in an attempt to wean the appellant  away  from  the  illicit  relationship.
This provoked the appellant, who assaulted the deceased. The parents of  the
deceased had in that background taken the  deceased  away  to  her  parental
home with her minor child. The prosecution case is that a day prior  to  the
incident the parents of the deceased brought the deceased-Latha back to  her
matrimonial home in village  Lakya,  but  the  appellant’s  cruel  behaviour
towards her continued unabated. On the fateful day, the deceased appears  to
have asked the appellant to pay her some money so that she  could  take  her
sick child to the doctor. The appellant is alleged  to  have  asked  her  to
come to the field, where the appellant was going for  work  to  collect  the
money. According to the prosecution,  Latha  followed  her  husband  to  the
field while her parents returned to their village, but only  to  receive  by
evening the sad news that their daughter was lying  dead  under  a  tamarind
tree near the land of the appellant in  his  village.  They  rushed  to  the
village and the place of occurrence only to find that the deceased had  died
of strangulation. The matter was, thereupon,  reported  to  the  police  who
registered a case, commenced and completed the  investigation  and  filed  a
charge-sheet not only against the appellant whom the prosecution accused  of
committing offences punishable under Sections 498A,  302  and  201  IPC  but
even against the parents of the appellant  and  Sarpina,  the  alleged  lady
love of the appellant.

3.    At the trial, the prosecution examined as  many  as  20  witnesses  to
prove the charges against the accused persons.  The  Trial  Court,  however,
came to the conclusion that the prosecution had failed  to  prove  its  case
against the accused persons except the appellant who was  found  guilty  for
offences  punishable  under  Sections  498A,  302  and  201  IPC.   He   was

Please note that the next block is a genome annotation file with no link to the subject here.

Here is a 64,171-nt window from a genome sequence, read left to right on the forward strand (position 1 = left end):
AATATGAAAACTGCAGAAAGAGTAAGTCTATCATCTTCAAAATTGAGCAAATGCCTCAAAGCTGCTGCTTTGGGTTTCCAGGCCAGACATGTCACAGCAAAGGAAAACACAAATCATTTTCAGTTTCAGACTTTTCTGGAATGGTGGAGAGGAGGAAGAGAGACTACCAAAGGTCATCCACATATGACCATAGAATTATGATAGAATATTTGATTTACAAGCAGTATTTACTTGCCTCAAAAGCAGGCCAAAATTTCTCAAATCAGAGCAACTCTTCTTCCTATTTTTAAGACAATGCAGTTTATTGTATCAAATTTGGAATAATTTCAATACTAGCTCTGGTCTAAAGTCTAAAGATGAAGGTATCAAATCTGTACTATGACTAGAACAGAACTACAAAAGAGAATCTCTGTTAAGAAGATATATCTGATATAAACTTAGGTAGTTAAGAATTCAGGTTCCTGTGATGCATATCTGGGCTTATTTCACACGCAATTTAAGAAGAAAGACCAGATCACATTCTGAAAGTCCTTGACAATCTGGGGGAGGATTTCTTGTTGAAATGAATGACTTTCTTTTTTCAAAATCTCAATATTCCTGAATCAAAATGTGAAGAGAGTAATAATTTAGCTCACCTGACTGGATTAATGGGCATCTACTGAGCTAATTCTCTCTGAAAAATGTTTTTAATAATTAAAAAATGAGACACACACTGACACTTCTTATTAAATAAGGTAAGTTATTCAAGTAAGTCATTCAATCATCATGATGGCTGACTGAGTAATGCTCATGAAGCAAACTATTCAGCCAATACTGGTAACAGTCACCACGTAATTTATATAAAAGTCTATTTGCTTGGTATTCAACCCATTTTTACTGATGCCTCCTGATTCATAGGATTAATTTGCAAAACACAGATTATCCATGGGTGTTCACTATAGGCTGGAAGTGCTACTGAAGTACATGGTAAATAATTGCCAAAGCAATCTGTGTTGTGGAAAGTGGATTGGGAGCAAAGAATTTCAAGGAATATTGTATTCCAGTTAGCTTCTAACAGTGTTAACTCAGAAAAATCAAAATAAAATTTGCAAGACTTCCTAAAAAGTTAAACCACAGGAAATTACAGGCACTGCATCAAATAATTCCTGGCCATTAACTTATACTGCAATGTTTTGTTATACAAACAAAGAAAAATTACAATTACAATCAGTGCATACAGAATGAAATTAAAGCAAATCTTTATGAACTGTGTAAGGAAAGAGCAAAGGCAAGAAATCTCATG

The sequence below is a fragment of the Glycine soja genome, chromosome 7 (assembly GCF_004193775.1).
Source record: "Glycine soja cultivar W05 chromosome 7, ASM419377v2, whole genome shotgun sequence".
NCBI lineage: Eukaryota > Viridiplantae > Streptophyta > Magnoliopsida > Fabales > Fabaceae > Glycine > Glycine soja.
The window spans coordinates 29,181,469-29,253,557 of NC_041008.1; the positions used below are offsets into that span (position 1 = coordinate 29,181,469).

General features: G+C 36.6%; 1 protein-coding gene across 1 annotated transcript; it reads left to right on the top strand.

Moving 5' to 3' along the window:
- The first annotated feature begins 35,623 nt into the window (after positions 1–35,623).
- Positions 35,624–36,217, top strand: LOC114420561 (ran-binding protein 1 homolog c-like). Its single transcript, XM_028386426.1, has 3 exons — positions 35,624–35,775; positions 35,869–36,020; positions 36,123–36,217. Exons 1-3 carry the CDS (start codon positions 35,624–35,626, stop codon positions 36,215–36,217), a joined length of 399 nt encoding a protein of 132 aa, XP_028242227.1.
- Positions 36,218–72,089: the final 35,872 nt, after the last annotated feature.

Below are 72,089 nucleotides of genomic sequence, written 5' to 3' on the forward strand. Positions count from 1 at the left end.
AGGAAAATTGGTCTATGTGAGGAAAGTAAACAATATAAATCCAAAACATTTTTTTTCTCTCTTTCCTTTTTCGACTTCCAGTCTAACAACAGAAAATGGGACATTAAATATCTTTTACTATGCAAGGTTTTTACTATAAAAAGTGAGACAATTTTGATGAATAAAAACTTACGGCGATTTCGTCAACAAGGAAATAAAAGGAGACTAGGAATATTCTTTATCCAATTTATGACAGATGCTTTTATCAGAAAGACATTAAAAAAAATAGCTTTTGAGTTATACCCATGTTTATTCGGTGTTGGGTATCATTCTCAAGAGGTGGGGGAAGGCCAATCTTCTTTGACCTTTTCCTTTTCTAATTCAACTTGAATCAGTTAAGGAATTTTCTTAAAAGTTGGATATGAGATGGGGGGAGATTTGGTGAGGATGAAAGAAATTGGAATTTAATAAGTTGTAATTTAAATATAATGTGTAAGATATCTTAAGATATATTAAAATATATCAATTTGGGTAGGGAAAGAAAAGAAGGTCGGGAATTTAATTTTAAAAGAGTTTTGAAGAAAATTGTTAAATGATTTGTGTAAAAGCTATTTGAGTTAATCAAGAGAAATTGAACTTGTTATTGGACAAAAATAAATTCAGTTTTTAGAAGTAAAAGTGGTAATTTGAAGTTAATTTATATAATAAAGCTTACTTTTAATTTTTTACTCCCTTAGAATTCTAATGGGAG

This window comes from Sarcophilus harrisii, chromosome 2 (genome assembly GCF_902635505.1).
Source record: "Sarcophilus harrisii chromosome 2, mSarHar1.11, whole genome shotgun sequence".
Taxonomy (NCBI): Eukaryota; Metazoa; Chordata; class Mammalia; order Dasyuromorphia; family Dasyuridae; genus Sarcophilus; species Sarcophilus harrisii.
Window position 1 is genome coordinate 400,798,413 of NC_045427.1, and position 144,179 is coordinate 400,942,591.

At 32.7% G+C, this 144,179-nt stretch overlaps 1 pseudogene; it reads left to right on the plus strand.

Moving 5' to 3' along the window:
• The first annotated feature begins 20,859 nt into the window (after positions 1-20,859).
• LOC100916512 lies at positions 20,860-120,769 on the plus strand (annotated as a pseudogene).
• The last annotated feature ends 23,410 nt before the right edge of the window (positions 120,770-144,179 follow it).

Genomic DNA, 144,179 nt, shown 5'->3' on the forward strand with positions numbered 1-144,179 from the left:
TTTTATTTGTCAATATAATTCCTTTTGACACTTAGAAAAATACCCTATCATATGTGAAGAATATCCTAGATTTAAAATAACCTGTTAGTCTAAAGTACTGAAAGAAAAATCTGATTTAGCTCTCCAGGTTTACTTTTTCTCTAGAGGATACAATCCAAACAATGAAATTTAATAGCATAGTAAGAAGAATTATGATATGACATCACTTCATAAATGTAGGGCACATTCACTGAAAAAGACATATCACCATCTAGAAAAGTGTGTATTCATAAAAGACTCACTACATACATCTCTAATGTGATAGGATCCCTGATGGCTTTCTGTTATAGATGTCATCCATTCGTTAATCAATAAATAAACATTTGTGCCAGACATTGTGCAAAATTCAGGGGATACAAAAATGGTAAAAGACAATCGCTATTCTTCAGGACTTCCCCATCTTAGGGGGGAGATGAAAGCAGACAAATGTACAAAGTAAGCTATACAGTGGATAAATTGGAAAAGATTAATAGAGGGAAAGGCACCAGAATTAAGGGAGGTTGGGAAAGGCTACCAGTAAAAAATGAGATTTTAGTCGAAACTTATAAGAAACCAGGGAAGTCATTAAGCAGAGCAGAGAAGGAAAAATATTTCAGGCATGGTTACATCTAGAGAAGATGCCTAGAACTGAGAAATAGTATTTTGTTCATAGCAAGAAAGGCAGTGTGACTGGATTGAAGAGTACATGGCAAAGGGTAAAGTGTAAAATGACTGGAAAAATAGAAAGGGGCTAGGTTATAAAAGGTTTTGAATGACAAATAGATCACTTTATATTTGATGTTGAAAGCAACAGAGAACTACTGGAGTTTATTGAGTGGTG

accordingly sentenced to undergo imprisonment for life and to pay a fine  of
Rs.25,000/- under Section 302 IPC. The fine amount was directed to  be  paid
to the grandparents of the child left behind by the deceased.  He  was  also
sentenced to undergo imprisonment for three years  and  to  pay  a  fine  of
Rs.2,000/- under Section 498A IPC. In  default,  three  months  imprisonment
was prescribed. For the  offence  punishable  under  Section  201  IPC,  the
appellant was sentenced to undergo imprisonment for three years and  to  pay
a fine of Rs.2,000/-. In default of payment of fine,  he  was  sentenced  to
undergo imprisonment for three months. All the sentences  were  directed  to
run concurrently.

4.    Aggrieved by the judgment and order passed by  the  Trial  Court,  the
appellant preferred Criminal Appeal No.1676 of  2007  which  was  heard  and
dismissed by the High Court in terms of its order impugned in  this  appeal.
The High Court, on a careful reappraisal of the evidence on record, came  to
the conclusion that the appellant had  been  rightly  found  guilty  by  the
Trial Court.  The High Court found the following circumstances to have  been
fully established by the evidence on record:
That the  appellant  had  developed  illicit  intimacy  with  Sarpina  (A-2)
because of which there was no cordiality between the appellant, on  the  one
hand, and his wife, the deceased on the other.
On the date of the incident at about 7.00 a.m. when the  deceased  requested
the appellant to give some money to her so that she could take her child  to
the hospital, the appellant asked the deceased to come to  the  field  where
he would give her the money she required.
The deceased followed the instructions given to her and went  to  the  field